The total market is the total market. If you invest in the Vanguard Total Stock Market Index, you get the returns of the total market, to within a few basis point. Period. It's as simple as that. It doesn't matter whether a few people do it or a lot of people do it.

OK, if literally everyone indexed, there wouldn't be anyone intelligent analyzing securities and there wouldn't be a mechanism for "price discovery," and the stock market wouldn't efficiently allocate capital to enterprises. Just as if literally everyone literally rushed to the exact center of the ship nobody would be left to steer. However, when people like me, who don't spend a good forty-hour work week studying one or two companies, try to evaluate stocks we don't add anything useful, and if anything prices will be set more accurately and capital allocated more efficiently if the people who don't know how to do it opt out. The ship doesn't steer any better if everyone on board puts their hand on the wheel.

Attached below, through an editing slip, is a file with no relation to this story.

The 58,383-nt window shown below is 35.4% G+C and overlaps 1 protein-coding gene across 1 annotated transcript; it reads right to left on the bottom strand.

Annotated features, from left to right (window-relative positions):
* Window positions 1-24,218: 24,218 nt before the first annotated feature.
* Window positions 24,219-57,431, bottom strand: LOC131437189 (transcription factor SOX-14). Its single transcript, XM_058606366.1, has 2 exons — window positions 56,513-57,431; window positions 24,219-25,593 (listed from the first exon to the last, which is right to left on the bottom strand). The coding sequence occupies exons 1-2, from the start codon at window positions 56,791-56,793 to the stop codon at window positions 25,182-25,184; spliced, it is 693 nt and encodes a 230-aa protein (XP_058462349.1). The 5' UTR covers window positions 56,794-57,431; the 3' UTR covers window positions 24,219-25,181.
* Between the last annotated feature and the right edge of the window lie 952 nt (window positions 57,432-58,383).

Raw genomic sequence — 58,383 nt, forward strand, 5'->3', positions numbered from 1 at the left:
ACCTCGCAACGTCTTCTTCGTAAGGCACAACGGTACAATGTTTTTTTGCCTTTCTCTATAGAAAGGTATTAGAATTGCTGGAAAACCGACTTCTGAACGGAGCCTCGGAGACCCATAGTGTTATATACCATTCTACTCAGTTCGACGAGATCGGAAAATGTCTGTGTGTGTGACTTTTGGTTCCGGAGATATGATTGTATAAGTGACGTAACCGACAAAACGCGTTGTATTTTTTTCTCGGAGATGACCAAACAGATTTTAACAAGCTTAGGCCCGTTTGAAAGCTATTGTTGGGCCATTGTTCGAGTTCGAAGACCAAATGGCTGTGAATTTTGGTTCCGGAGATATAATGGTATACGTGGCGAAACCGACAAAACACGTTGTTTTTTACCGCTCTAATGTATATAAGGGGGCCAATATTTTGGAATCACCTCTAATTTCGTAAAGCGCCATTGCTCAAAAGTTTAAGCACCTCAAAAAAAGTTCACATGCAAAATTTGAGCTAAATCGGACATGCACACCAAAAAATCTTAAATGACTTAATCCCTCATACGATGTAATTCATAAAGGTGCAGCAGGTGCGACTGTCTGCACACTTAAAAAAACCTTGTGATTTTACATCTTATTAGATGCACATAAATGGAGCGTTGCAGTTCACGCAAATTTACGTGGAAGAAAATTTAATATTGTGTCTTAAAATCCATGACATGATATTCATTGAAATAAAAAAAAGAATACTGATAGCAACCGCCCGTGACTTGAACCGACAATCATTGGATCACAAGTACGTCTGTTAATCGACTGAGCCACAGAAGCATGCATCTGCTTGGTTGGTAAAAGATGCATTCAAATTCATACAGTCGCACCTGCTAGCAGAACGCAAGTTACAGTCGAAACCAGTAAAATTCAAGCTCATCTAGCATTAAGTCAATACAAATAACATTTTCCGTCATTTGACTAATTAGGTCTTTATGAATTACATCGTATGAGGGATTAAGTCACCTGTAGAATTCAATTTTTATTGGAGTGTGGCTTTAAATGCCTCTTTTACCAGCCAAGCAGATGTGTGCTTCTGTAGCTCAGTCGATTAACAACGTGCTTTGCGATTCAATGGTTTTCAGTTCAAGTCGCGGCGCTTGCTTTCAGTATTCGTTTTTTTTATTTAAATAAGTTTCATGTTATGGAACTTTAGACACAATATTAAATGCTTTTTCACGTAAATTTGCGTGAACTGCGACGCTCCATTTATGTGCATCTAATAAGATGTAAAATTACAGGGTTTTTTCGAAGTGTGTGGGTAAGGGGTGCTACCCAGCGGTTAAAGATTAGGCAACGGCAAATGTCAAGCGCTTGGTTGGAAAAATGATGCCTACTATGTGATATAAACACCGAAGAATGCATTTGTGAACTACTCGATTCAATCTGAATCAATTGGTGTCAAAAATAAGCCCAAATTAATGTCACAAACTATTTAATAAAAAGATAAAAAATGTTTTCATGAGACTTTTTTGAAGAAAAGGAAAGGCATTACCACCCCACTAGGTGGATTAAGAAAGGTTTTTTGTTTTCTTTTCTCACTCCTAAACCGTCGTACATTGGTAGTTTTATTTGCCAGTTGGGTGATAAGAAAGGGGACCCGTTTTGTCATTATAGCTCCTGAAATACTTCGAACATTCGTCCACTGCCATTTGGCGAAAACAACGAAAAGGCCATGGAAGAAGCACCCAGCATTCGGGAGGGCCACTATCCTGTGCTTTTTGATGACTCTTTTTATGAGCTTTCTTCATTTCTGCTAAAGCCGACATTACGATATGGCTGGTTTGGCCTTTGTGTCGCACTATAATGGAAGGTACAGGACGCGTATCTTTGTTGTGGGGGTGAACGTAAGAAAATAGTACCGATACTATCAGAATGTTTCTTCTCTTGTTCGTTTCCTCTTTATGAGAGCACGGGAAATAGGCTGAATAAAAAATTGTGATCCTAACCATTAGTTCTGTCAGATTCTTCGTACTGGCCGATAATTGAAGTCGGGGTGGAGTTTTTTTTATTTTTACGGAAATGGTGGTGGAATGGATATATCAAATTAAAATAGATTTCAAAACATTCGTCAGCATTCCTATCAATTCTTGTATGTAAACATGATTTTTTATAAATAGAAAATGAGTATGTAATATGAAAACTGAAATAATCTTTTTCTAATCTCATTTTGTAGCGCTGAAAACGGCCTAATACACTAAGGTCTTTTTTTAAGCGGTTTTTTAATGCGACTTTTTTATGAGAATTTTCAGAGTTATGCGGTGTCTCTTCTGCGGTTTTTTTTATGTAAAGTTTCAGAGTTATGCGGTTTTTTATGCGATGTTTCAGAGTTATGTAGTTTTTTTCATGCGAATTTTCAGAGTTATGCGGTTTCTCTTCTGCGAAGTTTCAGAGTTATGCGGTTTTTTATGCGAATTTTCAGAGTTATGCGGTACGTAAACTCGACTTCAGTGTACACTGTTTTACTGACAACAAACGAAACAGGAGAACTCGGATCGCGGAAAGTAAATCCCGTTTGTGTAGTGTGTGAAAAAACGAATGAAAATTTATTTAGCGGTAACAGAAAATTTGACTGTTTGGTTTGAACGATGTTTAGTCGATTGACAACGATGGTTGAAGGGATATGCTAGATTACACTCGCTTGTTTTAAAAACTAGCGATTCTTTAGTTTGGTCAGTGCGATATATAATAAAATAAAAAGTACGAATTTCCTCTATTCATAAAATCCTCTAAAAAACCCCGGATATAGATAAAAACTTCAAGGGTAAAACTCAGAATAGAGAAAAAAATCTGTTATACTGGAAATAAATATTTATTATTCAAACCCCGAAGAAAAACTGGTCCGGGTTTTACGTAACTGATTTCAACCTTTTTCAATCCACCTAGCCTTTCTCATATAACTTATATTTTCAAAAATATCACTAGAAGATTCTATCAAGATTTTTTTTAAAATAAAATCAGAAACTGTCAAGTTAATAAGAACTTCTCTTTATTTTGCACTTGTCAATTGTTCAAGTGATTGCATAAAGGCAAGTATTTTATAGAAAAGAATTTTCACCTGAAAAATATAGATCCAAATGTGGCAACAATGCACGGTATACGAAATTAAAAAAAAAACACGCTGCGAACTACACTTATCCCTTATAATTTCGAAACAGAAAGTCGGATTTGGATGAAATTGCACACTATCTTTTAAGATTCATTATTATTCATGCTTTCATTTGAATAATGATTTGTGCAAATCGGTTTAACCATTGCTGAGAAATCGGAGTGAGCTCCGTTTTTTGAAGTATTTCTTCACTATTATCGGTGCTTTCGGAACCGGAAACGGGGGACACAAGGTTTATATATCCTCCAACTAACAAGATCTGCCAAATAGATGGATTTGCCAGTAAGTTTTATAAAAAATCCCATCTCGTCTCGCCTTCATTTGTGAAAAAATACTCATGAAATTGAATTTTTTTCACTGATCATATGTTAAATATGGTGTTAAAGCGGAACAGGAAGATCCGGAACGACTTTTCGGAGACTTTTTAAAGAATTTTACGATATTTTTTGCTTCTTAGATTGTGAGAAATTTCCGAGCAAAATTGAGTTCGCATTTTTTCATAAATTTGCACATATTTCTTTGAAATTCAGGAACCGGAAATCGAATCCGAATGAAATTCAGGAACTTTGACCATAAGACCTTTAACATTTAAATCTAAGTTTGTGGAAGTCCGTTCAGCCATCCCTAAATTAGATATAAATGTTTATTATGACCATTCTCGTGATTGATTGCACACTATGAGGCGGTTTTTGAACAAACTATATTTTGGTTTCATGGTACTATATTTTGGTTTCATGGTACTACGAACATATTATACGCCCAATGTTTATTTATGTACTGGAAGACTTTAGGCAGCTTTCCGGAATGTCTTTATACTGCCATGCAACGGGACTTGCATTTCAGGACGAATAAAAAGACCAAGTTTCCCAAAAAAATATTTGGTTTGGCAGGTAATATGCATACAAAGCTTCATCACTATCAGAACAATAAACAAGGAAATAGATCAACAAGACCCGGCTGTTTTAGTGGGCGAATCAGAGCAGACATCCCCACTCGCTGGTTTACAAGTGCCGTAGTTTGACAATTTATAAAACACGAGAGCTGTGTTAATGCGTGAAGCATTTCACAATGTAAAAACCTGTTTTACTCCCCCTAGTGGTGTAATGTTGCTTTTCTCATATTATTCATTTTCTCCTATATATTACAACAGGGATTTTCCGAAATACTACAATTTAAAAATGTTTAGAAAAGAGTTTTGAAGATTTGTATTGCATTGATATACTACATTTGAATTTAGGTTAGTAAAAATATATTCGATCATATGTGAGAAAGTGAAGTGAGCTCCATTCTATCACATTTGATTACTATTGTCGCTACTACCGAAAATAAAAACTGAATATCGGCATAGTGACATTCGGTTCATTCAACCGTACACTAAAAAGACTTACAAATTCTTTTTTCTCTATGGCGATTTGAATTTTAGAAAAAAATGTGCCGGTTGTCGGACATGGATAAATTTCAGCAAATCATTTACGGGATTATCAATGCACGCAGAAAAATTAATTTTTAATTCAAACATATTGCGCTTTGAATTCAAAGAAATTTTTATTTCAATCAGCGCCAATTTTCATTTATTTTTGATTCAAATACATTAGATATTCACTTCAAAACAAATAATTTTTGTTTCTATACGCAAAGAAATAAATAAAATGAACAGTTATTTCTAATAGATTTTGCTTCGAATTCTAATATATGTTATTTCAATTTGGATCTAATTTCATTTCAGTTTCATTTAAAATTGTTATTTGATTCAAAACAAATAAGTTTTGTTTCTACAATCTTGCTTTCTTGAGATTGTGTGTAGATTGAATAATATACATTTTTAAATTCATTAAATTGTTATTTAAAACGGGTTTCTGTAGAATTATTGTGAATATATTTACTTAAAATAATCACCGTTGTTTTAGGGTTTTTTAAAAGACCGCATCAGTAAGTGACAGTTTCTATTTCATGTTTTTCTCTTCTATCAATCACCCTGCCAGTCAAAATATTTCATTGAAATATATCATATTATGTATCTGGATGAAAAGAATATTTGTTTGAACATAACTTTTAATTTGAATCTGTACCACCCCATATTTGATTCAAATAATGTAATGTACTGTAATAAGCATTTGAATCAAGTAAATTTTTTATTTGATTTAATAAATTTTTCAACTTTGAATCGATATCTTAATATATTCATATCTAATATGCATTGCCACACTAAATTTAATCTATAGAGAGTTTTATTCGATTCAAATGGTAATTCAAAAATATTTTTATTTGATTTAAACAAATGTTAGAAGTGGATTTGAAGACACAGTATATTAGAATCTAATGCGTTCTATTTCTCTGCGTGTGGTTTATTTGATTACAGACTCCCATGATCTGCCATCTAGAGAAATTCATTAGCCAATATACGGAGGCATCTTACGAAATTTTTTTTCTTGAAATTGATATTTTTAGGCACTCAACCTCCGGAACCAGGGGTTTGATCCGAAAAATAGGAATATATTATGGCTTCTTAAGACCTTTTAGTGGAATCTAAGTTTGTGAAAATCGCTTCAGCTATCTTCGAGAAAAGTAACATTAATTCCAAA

Last edited by nisiprius on Thu Sep 13, 2012 5:31 pm, edited 1 time in total.
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BYUvol
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Re: Mass adoption of index investing = diminished returns?

Post by BYUvol »

nisiprius wrote:
Rizzle wrote:Don't they say in investing that you get diminishing returns for the greater number of people using the same investing approach? Let's say that 100% of institutional and at home investors eventually flock to index investing. Would this in effect make the approach completely redundant? I'm not suggesting this is going to happen, but wouldn't index investing returns be negatively correlated with the number of people adopting it?
No, the reason why index investing is interesting is that is the only investment approach that is not subject to this effect. If you own the total market, everyone else's shifts balance out and do not affect you. It doesn't matter whether they shift from one stock to another, from one strategy to another--not even if the shift is toward indexing.